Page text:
Several weeks ago, I had the privilege of collaborating on the writing of an editorial discussing Sodexo’s recent insertion of special dining pamphlets into various dining locations around campus. At first glance, the pamphlets seemed to be encouraging a healthier diet, instructing students on how to build plates that maintained appropriate portion sizes, how to use water as a means of suppressing one’s appetite and secretly physically exert oneself doing mundane tasks in order to burn calories. Evidently, these seemingly harmless pamphlets encourage weight loss, something many attempting to have a healthier lifestyle do not seek to do. 

In fact, these pamphlets may have had the opposite effect, pressuring on individuals who may be insecure about their eating habits or other aspects of their daily dietary routines. To me, such pamphlets are a manifestation of the harmful social phenomenon known as diet culture, where thinness is worshipped as an equivalent to good character and moral virtue. Under this detrimental logic, anyone who does not fit this model is, to some extent, less worthy of the admiration of others. Clearly, this ideology is an extreme one and was most certainly not the intent of the pamphlets. On the other hand, there was clearly some passive form of unfairly reprimanding those who may not make the best dietary choices. Why they do so, however, is no business of Sodexo’s and to overgeneralize what may be a very tough choice for many on campus and elsewhere is a grave mistake. While I think Sodexo’s message here was both positive and well-intentioned, it was poorly executed. 

Since the publication of the editorial, the pamphlets have been promptly removed from dining halls. Sodexo made the right choice in doing away with them, but I still stand behind the pamphlet’s original intentions. Make no mistake, I believe that diet culture is wrong and that to pressure anyone into making dramatic changes in their lifestyle out of a lack of respect for their worth as a person due to their appearance is outright immoral. Conversely, however, I also believe that there should be a collective encouragement of a healthy, active lifestyle for all, that reflects on both a desire for self-improvement as opposed to validation in the eyes of others — as well as artificial standards of beauty and fitness. Indeed, I believe that encouraging self-improvement within ourselves by endorsing a healthier lifestyle, whatever form that may take, should be an important aspect of one’s life. This was the mark that the Sodexo pamphlets missed, but I nonetheless believe in one’s right to speak to someone concerning dietary habits or other aspects of their lifestyle they may believe to be detrimental.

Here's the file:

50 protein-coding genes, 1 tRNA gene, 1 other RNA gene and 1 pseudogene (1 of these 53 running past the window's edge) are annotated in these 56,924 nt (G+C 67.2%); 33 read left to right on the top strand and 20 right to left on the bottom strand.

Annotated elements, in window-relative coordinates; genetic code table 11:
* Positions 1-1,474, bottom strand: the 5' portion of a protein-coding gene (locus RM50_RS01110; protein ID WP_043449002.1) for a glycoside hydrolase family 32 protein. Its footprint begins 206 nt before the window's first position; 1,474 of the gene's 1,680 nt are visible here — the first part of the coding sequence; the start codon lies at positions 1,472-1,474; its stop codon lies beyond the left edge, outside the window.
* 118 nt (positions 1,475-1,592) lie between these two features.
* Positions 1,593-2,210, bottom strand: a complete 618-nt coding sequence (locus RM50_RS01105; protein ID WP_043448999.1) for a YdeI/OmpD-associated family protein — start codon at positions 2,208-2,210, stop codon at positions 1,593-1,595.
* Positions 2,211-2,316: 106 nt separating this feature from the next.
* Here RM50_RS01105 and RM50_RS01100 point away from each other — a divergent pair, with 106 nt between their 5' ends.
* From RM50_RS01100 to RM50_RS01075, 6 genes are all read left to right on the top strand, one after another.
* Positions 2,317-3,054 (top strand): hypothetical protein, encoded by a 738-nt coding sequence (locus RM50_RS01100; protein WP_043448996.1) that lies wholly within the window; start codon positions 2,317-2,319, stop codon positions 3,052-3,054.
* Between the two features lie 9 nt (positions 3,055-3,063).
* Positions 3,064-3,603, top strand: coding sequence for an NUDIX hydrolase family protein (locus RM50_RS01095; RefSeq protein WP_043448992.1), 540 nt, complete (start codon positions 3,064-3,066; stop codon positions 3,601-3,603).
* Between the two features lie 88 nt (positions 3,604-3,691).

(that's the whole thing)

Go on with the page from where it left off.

Take, for example, an abuser of highly potent and addictive narcotics such as methamphetamine or cocaine. It is quite likely that a friend or family member of said addict would see these habits as incredibly harmful and even life-threatening, to the point of staging an intervention or forcing their beloved to enter a rehabilitation program. Here, the friend is doing this not out of a desire for self-validation or some societal conception of an ideal state of being for everyone, but out of genuine love and concern for their companion. This is top of the belief that they can do better and not exist in this state of dependence on harmful, debilitating substances. In this case, why should something such as diet be any different? There are dietary habits which are significantly less healthy than others, which may contribute to an individual’s poor health and livelihood. In my view, any true friend of an individual with these habits, if he or she knows why they are occuring, has an obligation to speak with them about the harm they are causing to their health. One real life example of this concept is the obesity epidemic in the United States, where the Centers for Disease Control and Prevention reports that over forty percent of adults are obese, with a quarter of them classified as severely obese. Health complications associated with obesity include heart disease, stroke, type-2 diabetes and numerous deadly cancers. Knowing this, as well as the health risks associated with obesity, encouraging those who may suffer from it  alter their lifestyle is necessary. 

Using these examples, people should (albeit, far less extremely) encourage others to engage in dietary self improvement in a manner that is constructive, healthy and done out of love. This is what differentiates constructive criticism from the lifestyle questioning that were present in the messages within Sodexo’s pamphlets, on top of having people actually approach self-improvement in a way that yields positive results. Ultimately, body positivity and a healthy approach to changing one’s diet can go hand in hand and it's up to us, not a caterer or corporation, to see that it does.